As always Mr. Shirky taps into trends with aplomb and wit, such as his forecast on the future of magazines:
The great advantage magazines have is glossy pictures. It's better to read on paper than on the web but it's much better to look at pictures on paper than on the net. Brides magazine is going to be the last one standing.
I'll add to his forecast on TV, its appeal and the white-knuckled DRM-driven "content is everything" business model, and point out that web-based delivery of video media will continue to emerge as smart content producers realize the benefits of a world wide web-based distribution channel. It'll be a kind of Gods and Monsters blood bath with Hollywood the creator of its own nightmare.
I've harped on these issues before in this blog, and will likely continue, so I apologize in advance. In a blind frenzy to reduce production costs and avoid labor unions the studios have inadvertently fostered a burgeoning movie industry outside of Hollywood, to it's own detriment. The producers counted on the distribution coming back to the Pacific shores overlooking that web-based distribution models eliminate the middle-man leveling a playing field that only existed in the posh Wilshire office suites and the patio at the Ivy. There are tons of production opportunities here, as long as you play the game in the new digital world and not in the physical realm of film canisters, tape cassettes, and DVD boxes.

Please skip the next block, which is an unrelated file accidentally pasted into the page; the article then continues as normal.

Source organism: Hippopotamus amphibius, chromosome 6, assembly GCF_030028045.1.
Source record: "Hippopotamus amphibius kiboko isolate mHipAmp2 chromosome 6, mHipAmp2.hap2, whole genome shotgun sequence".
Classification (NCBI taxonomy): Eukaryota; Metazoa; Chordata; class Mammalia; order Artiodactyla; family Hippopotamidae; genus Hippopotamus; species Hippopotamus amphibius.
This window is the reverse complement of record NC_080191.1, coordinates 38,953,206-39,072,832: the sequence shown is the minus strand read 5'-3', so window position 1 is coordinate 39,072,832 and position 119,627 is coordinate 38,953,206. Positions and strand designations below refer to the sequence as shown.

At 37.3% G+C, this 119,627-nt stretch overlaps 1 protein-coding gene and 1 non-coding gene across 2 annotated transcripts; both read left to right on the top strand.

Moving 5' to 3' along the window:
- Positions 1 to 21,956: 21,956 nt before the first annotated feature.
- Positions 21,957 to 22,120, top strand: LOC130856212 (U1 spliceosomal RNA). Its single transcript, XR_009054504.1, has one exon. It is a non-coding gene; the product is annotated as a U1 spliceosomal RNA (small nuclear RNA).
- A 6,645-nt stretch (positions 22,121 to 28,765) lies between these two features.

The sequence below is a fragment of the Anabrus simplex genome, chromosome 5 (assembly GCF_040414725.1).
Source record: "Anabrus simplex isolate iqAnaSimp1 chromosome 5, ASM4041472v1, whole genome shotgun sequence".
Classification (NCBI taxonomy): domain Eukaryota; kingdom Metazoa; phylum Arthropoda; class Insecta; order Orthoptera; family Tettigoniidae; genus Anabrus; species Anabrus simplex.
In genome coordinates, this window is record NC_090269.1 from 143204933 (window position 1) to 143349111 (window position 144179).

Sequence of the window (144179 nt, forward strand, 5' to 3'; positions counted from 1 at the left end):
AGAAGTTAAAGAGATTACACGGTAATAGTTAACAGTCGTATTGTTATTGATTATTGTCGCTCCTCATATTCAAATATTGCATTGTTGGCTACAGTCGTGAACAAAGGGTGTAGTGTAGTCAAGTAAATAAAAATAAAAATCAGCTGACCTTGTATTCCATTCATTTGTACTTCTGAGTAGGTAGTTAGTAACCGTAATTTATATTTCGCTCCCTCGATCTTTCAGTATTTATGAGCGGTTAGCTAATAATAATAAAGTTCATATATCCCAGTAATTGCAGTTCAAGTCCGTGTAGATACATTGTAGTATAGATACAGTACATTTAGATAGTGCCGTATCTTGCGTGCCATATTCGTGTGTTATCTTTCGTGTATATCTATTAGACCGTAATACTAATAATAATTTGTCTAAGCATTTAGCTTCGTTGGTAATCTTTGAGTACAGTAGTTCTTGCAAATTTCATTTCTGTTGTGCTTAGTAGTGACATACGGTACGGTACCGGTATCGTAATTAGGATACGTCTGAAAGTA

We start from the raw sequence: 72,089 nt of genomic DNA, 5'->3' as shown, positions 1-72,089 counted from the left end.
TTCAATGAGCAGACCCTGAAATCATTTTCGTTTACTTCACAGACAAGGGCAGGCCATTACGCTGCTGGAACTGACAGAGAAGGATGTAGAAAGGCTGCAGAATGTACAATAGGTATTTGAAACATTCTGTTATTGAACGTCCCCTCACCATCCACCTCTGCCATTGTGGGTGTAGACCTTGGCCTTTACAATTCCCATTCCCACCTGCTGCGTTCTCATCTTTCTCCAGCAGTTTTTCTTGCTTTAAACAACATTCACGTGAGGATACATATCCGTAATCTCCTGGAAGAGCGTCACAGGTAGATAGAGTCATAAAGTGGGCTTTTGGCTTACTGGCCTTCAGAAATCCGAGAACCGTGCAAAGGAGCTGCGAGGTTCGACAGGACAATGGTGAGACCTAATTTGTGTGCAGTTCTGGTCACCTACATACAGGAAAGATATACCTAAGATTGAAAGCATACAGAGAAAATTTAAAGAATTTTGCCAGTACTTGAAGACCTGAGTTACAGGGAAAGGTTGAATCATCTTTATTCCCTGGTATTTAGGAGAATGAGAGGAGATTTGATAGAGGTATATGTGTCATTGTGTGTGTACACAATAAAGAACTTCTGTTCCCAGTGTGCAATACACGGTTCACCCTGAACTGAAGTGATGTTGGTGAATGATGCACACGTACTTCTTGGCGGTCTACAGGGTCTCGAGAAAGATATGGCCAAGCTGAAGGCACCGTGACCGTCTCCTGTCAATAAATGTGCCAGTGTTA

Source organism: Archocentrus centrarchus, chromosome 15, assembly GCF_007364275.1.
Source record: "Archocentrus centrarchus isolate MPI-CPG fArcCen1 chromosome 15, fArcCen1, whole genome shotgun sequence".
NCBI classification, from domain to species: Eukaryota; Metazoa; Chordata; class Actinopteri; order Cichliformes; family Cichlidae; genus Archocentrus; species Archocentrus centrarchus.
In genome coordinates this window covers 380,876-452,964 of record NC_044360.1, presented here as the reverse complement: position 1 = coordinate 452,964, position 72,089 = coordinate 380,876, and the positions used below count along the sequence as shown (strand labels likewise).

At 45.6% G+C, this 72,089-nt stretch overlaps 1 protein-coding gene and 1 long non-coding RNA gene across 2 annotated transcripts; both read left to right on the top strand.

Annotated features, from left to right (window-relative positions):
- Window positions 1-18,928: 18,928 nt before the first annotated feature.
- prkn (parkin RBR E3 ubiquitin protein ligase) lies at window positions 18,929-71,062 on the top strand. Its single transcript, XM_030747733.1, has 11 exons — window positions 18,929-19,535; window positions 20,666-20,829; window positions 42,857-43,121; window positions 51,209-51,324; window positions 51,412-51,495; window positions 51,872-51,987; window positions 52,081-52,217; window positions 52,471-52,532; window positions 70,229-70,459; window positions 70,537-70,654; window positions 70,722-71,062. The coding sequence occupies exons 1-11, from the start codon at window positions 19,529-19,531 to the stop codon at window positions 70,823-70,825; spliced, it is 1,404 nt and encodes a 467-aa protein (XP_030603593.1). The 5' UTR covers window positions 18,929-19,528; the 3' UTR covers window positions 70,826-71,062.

As my friend exclaimed the other day when he set up and tried out his new HD Tivo with Netflix On Demand, "this is the death of broadcast TV." Now if we can ever get over that DRM content sovereignty thing that makes streaming video content so patchwork these days.
Digital guru Clay Shirky's media forecast and predictions for 2009 | Media | The Guardian: